Heart-related deaths in professional football

Descriptive scientific studies about heart-related tragic events in professional football have been lacking. Consequently, the World Footballers' Association FIFPro – the voice of more than 65,000 professional footballers worldwide, has since 2007 been conducting an observational prospective study in order to monitor the occurrence of events with tragic outcomes in professional footballers (either active or recently retired). From all recorded deaths over the past 8 years, more than 25 % were ascribed to suspected cardiac pathology related to direct football participation and in more than 50 % of the cases for current players (Gouttebarge 2014). The findings of this FIFPro study are in line with the study of Belli and Vanacore (2007). Over the study period of 37 years, the authors found that the primary cause for the 350 deaths observed was diseases, of which 22 % were heart-related (Belli 2007).

In order to prevent heart-related deaths (SCD) among professional footballers, international, continental and national governing authorities have implemented a cardiovascular pre-competition medical assessment.

Pre-competition medical assessment in sports

In order to prevent SCD in sports, heart-related pre-competition medical assessment (PCMA) based on the Lausanne Recommendations has been implemented for nearly a decade (Corrado 2005). The Lausanne protocol relies on anamnesis (self-reported medical history), physical examination, blood analysis and rest-electrocardiogram (ECG) (Corrado 2005; Bille 2006). For many years, PCMA following the Lausanne protocol has been widely used by many (inter)national sports organisations. However, the validity of this cardiovascular screening protocol has also been repeatedly questioned, especially the predictive value of the rest-ECG (Dutch Health Council 2006; Inklaar 2007; Elston 2009; La Gerche 2010). Consequently, more extensive cardiovascular examinations by means of echocardiography and/or stress-ECG have been added for professional i.e. elite athletes, echocardiography being of unchallenged value in the diagnosis of cardiac risk (Thunenkotter 2010).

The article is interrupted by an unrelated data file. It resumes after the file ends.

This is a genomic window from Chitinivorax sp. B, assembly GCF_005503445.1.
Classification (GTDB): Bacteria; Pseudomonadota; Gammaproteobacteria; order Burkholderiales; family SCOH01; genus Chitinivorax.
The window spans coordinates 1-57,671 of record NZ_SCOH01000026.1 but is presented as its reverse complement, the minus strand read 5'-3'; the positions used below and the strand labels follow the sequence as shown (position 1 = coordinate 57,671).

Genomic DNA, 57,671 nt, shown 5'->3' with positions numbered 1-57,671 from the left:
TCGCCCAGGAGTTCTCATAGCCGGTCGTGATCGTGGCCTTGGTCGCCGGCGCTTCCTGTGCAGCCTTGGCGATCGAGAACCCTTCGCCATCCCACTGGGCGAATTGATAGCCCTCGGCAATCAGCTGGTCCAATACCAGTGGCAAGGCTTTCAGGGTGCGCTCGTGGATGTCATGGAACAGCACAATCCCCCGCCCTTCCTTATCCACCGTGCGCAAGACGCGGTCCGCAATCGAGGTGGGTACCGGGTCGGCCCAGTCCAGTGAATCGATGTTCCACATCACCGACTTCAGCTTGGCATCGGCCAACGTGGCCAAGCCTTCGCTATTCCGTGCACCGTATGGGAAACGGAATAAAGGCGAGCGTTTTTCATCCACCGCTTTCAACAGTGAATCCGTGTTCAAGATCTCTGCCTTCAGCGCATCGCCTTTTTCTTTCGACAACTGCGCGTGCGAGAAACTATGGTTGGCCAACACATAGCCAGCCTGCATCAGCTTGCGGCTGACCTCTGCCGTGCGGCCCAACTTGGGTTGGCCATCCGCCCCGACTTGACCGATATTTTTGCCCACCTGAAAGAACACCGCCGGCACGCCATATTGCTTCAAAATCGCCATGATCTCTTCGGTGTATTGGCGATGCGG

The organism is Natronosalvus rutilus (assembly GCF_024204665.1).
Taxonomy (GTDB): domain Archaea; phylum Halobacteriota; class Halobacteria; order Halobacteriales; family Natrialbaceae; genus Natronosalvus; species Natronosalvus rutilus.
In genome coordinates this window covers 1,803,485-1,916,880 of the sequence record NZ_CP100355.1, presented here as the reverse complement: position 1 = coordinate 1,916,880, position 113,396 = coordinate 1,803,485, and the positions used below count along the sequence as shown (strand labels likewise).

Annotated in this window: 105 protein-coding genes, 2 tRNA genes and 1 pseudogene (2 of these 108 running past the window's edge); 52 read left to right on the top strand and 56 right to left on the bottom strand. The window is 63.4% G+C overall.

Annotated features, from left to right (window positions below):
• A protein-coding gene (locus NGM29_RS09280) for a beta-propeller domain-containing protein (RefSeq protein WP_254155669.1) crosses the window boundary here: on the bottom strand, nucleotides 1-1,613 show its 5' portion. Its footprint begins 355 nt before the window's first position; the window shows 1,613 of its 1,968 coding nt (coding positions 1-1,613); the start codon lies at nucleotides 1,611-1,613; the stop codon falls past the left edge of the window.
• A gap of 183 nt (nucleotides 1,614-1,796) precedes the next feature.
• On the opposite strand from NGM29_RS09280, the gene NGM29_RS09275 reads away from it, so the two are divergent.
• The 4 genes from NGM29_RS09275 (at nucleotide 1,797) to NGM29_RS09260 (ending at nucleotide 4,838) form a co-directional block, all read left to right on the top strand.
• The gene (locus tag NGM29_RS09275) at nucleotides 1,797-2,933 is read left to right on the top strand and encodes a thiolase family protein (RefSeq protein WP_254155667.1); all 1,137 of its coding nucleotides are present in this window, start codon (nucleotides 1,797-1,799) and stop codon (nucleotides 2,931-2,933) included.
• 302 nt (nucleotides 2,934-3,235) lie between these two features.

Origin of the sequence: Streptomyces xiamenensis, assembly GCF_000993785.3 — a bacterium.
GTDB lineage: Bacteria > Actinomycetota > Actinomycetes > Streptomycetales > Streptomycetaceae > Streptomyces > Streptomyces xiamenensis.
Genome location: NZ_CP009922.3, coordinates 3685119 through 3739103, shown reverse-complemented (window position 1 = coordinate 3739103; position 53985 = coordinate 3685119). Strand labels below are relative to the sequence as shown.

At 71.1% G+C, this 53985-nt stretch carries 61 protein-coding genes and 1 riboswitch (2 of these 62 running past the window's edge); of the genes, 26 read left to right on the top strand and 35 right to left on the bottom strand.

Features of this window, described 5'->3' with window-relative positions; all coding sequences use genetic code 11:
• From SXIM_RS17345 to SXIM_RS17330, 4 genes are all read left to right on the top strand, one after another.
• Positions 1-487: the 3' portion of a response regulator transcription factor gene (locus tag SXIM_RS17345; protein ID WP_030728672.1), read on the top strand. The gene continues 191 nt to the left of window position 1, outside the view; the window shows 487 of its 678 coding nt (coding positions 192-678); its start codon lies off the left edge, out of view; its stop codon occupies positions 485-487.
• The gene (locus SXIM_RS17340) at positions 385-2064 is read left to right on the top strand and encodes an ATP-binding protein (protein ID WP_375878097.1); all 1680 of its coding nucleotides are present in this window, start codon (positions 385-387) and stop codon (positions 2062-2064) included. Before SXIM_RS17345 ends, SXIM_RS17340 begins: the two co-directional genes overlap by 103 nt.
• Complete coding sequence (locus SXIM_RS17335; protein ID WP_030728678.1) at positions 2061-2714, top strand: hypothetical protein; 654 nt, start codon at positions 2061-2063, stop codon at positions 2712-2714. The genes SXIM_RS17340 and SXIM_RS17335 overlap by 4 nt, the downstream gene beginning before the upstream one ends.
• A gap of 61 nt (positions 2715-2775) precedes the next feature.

The Pre-Competition Medical Assessment in professional football

Nearly a decade ago, FIFA introduced for all international competitions (men, women, youth) a mandatory PCMA in order to detect risk factors challenging players' health with regard to injuries and SCD (among others). The heart-related part of the FIFA pre-competition medical assessment (PCMA) relies strongly on the Lausanne protocol, replacing the rest-ECG by a stress-ECG and adding echocardiography (Dvorak 2009). In continental competitions, football authorities have implemented a similar heart-related PCMA that has to be completed before the start of the competition and that has to be renewed annually. In Europe, this PCMA is mandatory for several competitions such as UEFA Champions League or Europa League as well as for European championships (men, women and youth), but is only recommended for other national competitions.